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Trea Turner: “People tell me [to hit the ball on the ground]. And I’m like, ‘Shut up.'”

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Nationals outfielder Trea Turner, formerly the Padres’ first-round pick in the 2014 draft, has bolted out to a .537 slugging percentage in 224 plate appearances since a mid-season call-up. But what has impressed both fans and teammates more than his power has been his speed. As Jorge Castillo of The Washington Post reported earlier this week, Statcast measured Turner at 22.7 both from home to first on an infield single and from home to third on a triple.

Turner’s baseball coach from North Carolina State, Elliott Avent, texts Turner every time he hits a home run urging him to bunt for a hit more often. Consultants advise Turner to hit the ball on the ground more. Turner says, “People tell me that. And I’m like, ‘Shut up.'”

Turner is already at 2.4 WAR this season, according to FanGraphs, over a full season, that projects to a nearly seven-win season which would put him in the MVP conversation with the likes of Kris Bryant and Corey Seager. If he had enough plate appearances to qualify on leaderboards, his .537 slugging percentage would put him in the top-20 in baseball. And his .192 isolated power, which is slugging percentage minus batting average, is more than 40 points better than the major league average for center fielders.

Plus, it isn’t as if Turner hasn’t been using his speed at all. He has 21 stolen bases in 24 attempts for an exquisite 87.5 percent success rate. His stolen base total prorates to over 60 over a full season’s worth of plate appearances. According to Baseball Reference, Turner has taken the extra base — first to third, first to home, second to home, etc. — 53 percent of the time, well above the 40 percent league average. Turner has even stolen third base three times, more than the Cardinals as a team (two) and nearly as many as the Dodgers (four).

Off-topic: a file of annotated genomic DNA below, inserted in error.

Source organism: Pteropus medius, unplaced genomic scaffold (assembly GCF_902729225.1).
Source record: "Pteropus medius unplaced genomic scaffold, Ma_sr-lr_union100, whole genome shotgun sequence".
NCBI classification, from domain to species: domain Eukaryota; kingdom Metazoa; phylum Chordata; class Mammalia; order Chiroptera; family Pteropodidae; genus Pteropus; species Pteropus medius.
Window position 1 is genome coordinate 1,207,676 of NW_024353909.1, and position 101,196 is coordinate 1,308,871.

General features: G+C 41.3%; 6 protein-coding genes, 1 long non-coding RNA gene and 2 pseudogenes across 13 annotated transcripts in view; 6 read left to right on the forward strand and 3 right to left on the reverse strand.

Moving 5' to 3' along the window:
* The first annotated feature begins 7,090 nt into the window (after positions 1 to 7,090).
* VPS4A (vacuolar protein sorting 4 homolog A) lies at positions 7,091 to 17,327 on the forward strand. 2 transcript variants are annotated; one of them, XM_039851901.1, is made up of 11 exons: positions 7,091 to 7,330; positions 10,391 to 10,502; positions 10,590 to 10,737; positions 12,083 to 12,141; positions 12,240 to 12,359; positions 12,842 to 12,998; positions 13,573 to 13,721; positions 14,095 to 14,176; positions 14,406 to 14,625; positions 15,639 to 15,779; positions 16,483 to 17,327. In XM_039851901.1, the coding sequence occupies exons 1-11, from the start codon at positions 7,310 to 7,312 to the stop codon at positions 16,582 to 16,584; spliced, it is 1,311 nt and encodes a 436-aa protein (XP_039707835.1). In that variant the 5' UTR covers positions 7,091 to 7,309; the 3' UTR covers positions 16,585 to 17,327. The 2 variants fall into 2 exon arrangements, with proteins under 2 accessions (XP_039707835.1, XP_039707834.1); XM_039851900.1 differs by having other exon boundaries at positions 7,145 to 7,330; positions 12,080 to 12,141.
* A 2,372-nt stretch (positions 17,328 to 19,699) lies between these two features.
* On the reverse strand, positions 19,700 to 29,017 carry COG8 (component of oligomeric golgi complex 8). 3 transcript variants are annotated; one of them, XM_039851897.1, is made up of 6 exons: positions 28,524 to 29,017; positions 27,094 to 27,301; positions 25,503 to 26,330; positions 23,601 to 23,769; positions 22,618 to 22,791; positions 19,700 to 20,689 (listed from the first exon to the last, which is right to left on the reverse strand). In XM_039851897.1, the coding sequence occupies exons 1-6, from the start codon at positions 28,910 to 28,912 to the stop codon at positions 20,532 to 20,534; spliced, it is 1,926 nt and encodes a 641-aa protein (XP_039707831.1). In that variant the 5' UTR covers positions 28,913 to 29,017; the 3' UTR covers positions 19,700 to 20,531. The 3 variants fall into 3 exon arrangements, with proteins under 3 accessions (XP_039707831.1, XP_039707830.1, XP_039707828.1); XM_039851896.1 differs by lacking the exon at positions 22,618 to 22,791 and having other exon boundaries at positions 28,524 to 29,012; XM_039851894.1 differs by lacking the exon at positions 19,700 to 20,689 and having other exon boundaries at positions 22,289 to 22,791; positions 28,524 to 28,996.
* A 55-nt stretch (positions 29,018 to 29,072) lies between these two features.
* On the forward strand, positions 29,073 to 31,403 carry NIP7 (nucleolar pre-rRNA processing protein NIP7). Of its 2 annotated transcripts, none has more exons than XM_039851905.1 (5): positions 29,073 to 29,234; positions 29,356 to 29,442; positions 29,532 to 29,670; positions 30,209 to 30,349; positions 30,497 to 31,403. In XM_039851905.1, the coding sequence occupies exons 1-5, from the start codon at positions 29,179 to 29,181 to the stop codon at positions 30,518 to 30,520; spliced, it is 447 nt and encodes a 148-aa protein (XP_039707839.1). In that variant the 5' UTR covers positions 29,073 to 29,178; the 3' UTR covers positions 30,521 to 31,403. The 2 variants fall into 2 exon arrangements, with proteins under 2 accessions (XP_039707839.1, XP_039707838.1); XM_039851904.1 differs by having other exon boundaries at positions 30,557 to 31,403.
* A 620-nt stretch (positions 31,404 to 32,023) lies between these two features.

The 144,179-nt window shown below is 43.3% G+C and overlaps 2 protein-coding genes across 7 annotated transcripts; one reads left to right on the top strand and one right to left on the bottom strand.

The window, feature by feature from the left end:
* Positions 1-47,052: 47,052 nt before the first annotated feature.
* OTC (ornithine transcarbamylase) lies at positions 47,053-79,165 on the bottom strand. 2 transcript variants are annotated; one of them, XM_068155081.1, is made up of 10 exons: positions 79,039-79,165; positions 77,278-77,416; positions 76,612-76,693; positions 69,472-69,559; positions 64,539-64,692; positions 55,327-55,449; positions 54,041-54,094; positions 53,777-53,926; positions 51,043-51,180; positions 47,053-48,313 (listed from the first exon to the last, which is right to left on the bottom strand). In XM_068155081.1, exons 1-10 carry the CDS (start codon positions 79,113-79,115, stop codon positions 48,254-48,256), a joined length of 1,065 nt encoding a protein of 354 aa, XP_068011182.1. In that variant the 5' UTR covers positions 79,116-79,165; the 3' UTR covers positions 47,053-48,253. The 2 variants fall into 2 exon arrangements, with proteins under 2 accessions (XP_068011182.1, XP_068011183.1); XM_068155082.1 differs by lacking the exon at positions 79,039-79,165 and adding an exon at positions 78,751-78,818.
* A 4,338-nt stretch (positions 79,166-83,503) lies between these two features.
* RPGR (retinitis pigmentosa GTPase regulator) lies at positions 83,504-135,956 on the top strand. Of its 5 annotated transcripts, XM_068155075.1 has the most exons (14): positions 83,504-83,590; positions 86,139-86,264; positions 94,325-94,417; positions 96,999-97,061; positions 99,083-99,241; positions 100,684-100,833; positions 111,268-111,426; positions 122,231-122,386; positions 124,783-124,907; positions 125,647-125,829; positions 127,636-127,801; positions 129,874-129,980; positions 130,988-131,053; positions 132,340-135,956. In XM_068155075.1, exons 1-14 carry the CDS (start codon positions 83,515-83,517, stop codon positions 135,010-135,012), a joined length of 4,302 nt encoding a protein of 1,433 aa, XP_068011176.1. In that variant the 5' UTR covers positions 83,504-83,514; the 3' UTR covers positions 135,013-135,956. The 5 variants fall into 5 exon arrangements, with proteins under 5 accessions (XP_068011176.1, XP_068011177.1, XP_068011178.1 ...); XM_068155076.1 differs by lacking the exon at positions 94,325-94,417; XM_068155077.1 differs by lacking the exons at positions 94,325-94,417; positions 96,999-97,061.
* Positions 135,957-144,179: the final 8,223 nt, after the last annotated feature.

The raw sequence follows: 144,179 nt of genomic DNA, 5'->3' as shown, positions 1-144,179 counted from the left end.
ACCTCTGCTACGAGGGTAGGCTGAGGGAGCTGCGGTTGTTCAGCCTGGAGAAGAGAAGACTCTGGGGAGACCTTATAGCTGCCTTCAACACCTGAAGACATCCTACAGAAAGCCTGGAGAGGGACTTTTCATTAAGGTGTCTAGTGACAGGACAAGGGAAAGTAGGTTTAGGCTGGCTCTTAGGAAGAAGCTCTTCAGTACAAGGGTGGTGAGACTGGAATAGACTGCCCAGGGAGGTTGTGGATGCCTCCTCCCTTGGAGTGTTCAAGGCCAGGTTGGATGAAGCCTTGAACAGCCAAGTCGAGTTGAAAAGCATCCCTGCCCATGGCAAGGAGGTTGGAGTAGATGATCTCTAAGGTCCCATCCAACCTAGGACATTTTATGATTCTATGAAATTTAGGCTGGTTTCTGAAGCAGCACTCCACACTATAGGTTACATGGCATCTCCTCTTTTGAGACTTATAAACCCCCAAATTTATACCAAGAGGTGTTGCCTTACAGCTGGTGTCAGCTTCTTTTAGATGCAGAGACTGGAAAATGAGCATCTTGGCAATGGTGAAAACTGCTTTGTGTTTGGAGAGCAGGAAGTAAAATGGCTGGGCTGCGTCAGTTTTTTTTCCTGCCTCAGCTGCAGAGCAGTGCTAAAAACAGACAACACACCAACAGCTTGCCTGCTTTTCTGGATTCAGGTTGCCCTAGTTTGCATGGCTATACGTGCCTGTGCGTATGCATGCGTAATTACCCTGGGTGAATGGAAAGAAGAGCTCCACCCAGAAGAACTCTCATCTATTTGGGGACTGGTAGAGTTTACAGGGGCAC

Some people seem to fetishize non-power baseball as if it’s somehow superior. But the facts are clearly in: power baseball rules. It’s the most efficient way to score runs. Not only does a home run score as many base runners as there are on base, it requires only one event to do so whereas a team would need to string together three singles on average — or a single, a stolen base, and another single — to score one run.

Using weighted on-base average, a Sabermetric statistic that individually weights each way a player contributes offensively, we can clearly see how much more valuable a home run is than a single. Using FanGraphs’ “Guts” page, we see that in 2016, a single is weighted .878 while a home run is weighted 2.009. If Turner were to focus on hitting balls on the ground more, he would have to hit more than two times as many singles for every one home run he loses in doing so. To be clear, that’s on top of his current rate. And to be fair, it’s not quite that cut and dry, because singles can lead to more stolen base opportunities, but Turner would still have to ramp up his attempt rate by a lot. Stolen bases are weighted at .200 by wOBA.

In short, Turner’s doing it right, and he’s right to tell those attempting to get him to change his game to shut up.

Young Blue Jays say they aren’t intimidated by top seed Rays

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ST. PETERSBURG, Fla. (AP) When the Tampa Bay Rays and Toronto Blue Jays opened the pandemic-delayed season a little over two months ago, there was little to indicate the AL East rivals might meet again to begin the playoffs.

While the Rays launched the truncated 60-game schedule with expectations of making a strong bid for their first division title in a decade, the Blue Jays generally were viewed as an immensely talented young team still years away from postseason contention.